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Plant now to attract monarch butterflies to your landscape

 
Plant now to attract monarch butterflies to your landscape
Monarch butterfly

It’s time to plan those butterfly gardens. Soon thousands upon thousands of monarch butterflies will be fluttering their way through South Texas, where they will be stopping to refuel before they continue south to their winter home in the forests west of Mexico City. Then in March, as the monarchs make their way north to Canada once more, they will be taking another break that is critical to their life cycle -- to lay their eggs on our Texas milkweeds.

Due to continually diminishing habitat, milkweeds have fewer places to grow naturally. The survival of a healthy monarch population depends to a large degree on those of us who grow favorite monarch nectar sources for their migration south, and more importantly, milkweeds for critical egg-laying host plants, in our springtime landscapes and common areas.

Calvin Finch, a retired Texas A&M horticulturist who regularly shares important information about monarchs, stated in a recent Wilson County News “South Texas Gardener” column, “The monarchs favor the milkweeds for nectar in the fall but they won’t be laying eggs again until next spring when they return from the Mexican wintering ground.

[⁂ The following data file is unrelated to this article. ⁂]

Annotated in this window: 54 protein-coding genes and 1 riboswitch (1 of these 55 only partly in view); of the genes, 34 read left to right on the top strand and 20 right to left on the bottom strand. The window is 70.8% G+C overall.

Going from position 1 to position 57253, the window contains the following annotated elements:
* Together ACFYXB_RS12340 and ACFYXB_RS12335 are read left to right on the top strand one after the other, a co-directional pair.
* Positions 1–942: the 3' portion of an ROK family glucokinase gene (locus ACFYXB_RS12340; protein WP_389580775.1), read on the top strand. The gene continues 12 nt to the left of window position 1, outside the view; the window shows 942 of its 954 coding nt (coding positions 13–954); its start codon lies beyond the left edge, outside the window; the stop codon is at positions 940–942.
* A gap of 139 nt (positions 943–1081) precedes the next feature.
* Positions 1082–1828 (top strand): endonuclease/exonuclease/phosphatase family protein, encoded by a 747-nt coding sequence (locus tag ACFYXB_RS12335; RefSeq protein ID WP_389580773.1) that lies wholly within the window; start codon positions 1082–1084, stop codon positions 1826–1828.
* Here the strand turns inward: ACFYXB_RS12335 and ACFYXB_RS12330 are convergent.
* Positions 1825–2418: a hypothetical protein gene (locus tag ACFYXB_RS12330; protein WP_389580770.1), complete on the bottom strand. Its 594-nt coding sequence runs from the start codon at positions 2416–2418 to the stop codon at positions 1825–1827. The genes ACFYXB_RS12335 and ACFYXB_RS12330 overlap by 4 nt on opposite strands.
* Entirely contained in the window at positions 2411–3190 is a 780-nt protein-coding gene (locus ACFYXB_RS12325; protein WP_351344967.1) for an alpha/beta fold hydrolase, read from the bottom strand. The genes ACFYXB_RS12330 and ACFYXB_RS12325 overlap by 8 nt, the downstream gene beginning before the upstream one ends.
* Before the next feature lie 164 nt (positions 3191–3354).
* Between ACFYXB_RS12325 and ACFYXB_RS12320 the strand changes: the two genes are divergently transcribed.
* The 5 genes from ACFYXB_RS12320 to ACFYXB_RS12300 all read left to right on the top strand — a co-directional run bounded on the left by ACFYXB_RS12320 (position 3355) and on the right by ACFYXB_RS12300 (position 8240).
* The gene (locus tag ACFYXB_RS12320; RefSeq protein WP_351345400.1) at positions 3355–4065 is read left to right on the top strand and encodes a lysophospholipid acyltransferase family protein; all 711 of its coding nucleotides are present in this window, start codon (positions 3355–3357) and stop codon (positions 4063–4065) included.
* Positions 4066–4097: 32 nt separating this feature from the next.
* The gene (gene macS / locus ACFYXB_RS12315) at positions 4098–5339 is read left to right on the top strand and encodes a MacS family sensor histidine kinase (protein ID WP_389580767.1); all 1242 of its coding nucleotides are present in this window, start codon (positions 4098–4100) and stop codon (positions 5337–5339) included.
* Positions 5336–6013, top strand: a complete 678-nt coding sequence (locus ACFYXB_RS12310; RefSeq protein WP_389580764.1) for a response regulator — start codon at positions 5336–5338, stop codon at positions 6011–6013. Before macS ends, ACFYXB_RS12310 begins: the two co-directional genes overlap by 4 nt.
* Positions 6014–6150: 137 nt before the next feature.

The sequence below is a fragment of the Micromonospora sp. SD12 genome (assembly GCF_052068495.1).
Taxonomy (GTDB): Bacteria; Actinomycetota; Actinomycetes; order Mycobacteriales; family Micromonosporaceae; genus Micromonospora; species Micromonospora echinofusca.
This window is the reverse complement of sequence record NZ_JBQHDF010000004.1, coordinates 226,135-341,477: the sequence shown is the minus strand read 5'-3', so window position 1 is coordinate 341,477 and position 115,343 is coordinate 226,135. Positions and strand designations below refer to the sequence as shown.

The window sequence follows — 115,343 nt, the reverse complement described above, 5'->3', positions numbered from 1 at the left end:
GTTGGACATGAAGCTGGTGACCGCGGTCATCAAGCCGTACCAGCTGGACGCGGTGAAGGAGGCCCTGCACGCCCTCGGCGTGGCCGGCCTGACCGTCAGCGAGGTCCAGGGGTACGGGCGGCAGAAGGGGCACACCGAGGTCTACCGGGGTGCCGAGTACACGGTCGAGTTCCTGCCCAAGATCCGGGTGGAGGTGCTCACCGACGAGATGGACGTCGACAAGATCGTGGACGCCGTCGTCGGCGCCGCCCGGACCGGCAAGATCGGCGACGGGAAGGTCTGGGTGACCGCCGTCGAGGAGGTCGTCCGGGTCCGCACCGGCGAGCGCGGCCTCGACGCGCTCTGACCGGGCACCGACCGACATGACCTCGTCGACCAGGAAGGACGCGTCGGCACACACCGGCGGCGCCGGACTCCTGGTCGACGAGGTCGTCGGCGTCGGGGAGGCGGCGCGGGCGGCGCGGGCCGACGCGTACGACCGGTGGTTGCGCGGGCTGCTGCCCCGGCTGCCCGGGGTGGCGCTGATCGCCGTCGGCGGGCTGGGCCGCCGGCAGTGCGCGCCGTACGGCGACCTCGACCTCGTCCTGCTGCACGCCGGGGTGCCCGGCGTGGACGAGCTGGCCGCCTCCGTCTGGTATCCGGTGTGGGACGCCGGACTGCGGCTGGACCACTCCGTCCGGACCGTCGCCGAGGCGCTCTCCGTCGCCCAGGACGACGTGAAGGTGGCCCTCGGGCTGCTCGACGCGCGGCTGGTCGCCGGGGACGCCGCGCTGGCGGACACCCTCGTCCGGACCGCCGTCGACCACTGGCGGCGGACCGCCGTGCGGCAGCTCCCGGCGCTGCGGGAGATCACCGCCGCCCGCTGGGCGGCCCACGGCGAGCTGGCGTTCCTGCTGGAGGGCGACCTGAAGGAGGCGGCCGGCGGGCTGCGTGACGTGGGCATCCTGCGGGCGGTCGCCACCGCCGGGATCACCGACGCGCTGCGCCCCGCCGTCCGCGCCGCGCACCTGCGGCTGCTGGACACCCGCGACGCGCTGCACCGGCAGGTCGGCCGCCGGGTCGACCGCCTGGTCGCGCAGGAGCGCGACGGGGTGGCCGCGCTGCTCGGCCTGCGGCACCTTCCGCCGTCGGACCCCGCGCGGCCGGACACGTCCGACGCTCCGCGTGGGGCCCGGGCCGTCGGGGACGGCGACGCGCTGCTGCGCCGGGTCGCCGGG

“Plant milkweeds this fall (now) so they will be established and ready to produce flowers and foliage next spring. Nurseries seem to have the tropical milkweed and the butterfly weed (Asclepias tuberosa). Other plants that monarchs like for nectar are mistflower, porter weed, duranta, Mexican flame vine, and zinnias.”

Finch adds, “There are two other actions by gardeners that can add to the number and variety of butterflies that live and reproduce in our landscapes -- provide egg-laying sites for butterflies and adopt an insecticide-use policy in your garden that minimizes butterfly or caterpillar damage.”

Finch shares with readers a list of plants by calendar quarter that will produce blooms to meet the needs of butterflies all year round:

•August through October -- Coneflower, Vitex, Penta, Lantana, Sunflower, and Mealy Blue Sage

•November through January -- Fall Aster, Lavender Lantana, Calendula, Alyssum, and Dianthus

•February through April -- Verbena, Coreopsis, Salvia Greggii, Fanick’s Phlox, and Rain Lily

•May through July -- Zinnia, Plumbago, Mistflower, Milkweed, Pavonia, and Cosmos.

Editor’s note: Read Finch’s article each week in the Wilson County News or hear him on “Gardening South Texas” on KLUP 930 AM radio Saturdays and Sundays from noon to 2 p.m.

 
 
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